China in Perspective: review of Beijing Diary - 25 years later; whither fared the Chinese?

Review of Mette Holm’s Beijing Diary – 25 years later; whither fared the Chinese? Jyllands-Posten, July 9th, 2014 (translated from Danish)


China in Perspective

# The new, updated version of Mette Holm’s BeijingDiary is essential reading for anyone who wants to understand The Middle Kingdom


Did the drama on Tian An Men in 1989 lead China onto a democratic path?

We find one possible answer in Mette Holm’s updated diary, which intertwines developments into historic events.

These days, 25 years ago, back home in Denmark a presumably very sad Mette Holm intensely followed the nerve racking events Beijing, which for weeks she had been in the midst of. But on May 23rd her editing equipment was shipped home, and on the 29th she followed suit and left Beijing. She had already spent half of the foreign desk’s total budget for 1989 at TV-Avisen (the national Danish TV News programme she worked for).

And this is how short sighted economic consideration ended coverage in Denmark of the students’ uprising’s bloody conclusion, which for the ensuing 25 years came to symbolise the Chinese government’s problematic handling of human rights; and also confirmed what Mette Holm states in her book: news doesn’t into budgets.

Well conceived 

The economic and journalistic blunder of recalling her to Denmark soon resulted in her “Beijing Diary.” And now, 25 years later, the book has found its final form in the new edition as the frame for putting into perspective China’s development since the massacre on May 4th (sic. The date was June 4th).

The book is well conceived and well carried out. Of the last 30 years Mette Holm has spent a total of 10 studying, travelling and working in China. Given her deep knowledge of China, her opinion and assessments on developments since the students’ uprising carry great weight.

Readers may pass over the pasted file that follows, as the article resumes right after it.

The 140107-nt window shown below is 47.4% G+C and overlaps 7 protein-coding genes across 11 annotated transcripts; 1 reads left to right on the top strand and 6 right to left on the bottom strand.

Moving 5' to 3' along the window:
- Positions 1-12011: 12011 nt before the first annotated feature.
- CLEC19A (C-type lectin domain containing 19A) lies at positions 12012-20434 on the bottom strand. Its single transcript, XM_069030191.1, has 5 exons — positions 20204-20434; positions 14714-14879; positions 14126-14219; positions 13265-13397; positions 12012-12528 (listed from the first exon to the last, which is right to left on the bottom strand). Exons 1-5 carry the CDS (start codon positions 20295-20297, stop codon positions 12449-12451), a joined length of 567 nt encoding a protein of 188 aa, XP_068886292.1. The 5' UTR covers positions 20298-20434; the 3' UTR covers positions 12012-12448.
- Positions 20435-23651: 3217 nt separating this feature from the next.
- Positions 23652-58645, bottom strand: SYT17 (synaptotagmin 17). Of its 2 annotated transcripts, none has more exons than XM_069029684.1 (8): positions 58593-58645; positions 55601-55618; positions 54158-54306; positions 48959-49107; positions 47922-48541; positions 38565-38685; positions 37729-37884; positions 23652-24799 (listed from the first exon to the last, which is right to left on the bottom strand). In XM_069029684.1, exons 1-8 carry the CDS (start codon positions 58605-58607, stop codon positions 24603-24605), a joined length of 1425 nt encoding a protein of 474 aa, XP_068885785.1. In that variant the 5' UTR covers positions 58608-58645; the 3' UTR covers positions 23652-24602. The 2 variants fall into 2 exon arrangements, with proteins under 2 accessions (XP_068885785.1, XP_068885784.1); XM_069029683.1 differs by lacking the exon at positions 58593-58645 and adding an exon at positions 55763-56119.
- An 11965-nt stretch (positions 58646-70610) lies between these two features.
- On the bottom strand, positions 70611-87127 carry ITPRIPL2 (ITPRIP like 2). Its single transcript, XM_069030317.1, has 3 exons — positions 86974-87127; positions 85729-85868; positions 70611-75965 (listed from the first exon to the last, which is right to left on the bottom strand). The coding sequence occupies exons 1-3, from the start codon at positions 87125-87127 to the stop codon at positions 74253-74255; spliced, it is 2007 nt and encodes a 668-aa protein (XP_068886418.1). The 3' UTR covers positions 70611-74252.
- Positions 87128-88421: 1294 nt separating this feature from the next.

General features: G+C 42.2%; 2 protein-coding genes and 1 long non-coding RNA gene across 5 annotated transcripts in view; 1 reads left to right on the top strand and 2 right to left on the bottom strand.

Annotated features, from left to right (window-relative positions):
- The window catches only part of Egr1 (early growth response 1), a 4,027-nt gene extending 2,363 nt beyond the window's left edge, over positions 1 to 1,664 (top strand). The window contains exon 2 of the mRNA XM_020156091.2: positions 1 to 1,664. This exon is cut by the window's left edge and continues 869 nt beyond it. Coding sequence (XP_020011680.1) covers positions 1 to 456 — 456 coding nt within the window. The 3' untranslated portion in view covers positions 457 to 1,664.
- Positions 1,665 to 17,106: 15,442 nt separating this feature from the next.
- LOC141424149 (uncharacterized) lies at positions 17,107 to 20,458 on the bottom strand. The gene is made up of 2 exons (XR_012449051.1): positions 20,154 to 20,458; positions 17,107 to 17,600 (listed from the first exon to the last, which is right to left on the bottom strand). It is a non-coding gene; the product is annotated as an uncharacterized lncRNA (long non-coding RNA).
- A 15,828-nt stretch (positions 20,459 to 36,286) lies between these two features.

This book is so fascinating and well written that it is indispensable for anyone who wants to know not only what happened to the little man who stood himself in front of the army’s tanks on Tian An Men, but which path China took as a consequence of events in May and June, 1989.

No crash helmet

With regard to economic development, we all know whither China fared: the country is a major power, which a few years from, now will probably be the strongest economy in the world.

But what about human rights, capital punishment, judicial reforms? How about democracy? Why were China’s leaders so fearful of any marking of the uprising’s 25th anniversary? And how is it that in the age of the Internet, Chinas Communist Party chooses to use it’s absolute power to tightly control freedom of both information and expression? Or rather, as Mette Holm puts it: How long will China’s leaders succeed?

Because the results of China’s mad economic down hill race sans crash helmet become ever more obvious: The environment suffers severely. In many major cities the air you breathe is toxic as is the water in the tap, deadly food scandals flourish, and confidence in the leadership is fast eroding.

Will the Communist Party be able to continuously reinvent itself in order to hold on to power, asks Mette Holm. Or might China explode?

We won’t find the answer in any near future.

Tor Tolstrup is former Editor-in-Chief of and Japan and Asia Correspondent for the Danish daily Jyllands-Posten. He is the author of several books on Japan and Asia.

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